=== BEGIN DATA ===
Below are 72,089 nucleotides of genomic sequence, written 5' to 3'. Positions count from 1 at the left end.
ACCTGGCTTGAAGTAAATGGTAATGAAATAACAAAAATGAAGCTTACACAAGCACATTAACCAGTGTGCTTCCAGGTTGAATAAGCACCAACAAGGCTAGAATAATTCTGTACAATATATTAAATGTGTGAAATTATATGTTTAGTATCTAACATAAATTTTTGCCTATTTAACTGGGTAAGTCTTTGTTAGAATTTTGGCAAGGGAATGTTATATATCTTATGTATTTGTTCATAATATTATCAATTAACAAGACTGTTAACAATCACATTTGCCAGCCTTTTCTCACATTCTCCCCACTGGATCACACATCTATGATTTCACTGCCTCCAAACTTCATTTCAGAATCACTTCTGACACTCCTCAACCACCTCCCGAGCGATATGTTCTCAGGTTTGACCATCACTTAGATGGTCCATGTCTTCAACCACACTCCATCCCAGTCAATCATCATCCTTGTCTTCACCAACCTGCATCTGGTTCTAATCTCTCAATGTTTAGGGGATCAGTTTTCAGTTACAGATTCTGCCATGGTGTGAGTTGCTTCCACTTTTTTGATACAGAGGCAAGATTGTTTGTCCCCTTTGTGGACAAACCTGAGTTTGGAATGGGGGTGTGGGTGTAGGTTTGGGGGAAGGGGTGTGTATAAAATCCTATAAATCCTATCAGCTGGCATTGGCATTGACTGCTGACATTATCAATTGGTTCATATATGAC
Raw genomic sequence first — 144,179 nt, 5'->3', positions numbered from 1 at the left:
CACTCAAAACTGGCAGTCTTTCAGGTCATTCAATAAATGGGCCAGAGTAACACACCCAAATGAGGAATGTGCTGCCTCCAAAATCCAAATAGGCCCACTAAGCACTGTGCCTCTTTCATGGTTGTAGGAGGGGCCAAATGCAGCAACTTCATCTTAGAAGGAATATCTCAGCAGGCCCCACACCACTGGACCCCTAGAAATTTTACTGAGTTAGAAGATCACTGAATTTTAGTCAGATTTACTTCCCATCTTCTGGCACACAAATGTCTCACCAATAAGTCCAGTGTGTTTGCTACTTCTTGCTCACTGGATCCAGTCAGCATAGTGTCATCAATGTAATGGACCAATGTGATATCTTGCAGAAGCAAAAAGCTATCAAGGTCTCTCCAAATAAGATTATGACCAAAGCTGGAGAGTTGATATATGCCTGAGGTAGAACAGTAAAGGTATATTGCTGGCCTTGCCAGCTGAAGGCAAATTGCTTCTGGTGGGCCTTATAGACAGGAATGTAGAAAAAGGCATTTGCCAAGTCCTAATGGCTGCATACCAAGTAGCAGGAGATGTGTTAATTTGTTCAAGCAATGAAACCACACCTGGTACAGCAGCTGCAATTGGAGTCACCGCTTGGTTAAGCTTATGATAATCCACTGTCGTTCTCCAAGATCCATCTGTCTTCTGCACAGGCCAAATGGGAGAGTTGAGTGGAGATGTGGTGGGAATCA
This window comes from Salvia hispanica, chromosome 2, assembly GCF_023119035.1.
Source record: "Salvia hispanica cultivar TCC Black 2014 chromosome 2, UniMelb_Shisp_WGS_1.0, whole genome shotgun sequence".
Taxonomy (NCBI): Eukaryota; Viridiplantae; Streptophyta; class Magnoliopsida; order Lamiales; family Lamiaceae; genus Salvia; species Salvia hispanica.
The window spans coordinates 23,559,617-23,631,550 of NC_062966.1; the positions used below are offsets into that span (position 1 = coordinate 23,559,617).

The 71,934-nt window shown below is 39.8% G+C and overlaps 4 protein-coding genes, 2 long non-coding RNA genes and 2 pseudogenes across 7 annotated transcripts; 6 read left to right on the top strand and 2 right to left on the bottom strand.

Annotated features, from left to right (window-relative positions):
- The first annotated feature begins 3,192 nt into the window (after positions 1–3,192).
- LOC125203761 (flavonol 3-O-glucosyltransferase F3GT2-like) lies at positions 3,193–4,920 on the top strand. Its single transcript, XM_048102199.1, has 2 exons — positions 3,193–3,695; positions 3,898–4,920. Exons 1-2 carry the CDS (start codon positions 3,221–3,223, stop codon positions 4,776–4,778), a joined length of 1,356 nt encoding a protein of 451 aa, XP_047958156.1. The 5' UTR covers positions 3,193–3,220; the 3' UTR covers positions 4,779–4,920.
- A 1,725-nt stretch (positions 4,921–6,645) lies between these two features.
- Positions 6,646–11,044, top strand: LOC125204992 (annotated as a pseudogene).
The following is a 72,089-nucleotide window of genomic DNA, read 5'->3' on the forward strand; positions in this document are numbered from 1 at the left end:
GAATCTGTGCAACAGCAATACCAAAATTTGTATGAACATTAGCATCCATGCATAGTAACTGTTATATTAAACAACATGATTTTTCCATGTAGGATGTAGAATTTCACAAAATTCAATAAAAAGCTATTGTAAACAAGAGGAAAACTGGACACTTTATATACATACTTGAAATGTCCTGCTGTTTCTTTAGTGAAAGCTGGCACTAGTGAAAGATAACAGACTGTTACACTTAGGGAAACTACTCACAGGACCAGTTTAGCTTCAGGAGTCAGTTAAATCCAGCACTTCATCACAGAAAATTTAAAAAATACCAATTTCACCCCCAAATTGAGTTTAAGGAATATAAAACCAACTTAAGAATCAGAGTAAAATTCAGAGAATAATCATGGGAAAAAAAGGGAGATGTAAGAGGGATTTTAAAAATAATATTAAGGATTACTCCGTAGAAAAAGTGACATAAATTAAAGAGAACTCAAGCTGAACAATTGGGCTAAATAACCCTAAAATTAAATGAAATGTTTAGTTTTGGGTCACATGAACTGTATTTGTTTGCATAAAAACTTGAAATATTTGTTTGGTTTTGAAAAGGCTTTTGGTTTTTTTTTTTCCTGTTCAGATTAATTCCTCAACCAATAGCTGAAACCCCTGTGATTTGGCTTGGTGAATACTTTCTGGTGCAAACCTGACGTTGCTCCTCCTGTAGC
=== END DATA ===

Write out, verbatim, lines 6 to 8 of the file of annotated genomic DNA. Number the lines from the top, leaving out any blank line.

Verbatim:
Source record: "Salvia hispanica cultivar TCC Black 2014 chromosome 2, UniMelb_Shisp_WGS_1.0, whole genome shotgun sequence".
Taxonomy (NCBI): Eukaryota; Viridiplantae; Streptophyta; class Magnoliopsida; order Lamiales; family Lamiaceae; genus Salvia; species Salvia hispanica.
The window spans coordinates 23,559,617-23,631,550 of NC_062966.1; the positions used below are offsets into that span (position 1 = coordinate 23,559,617).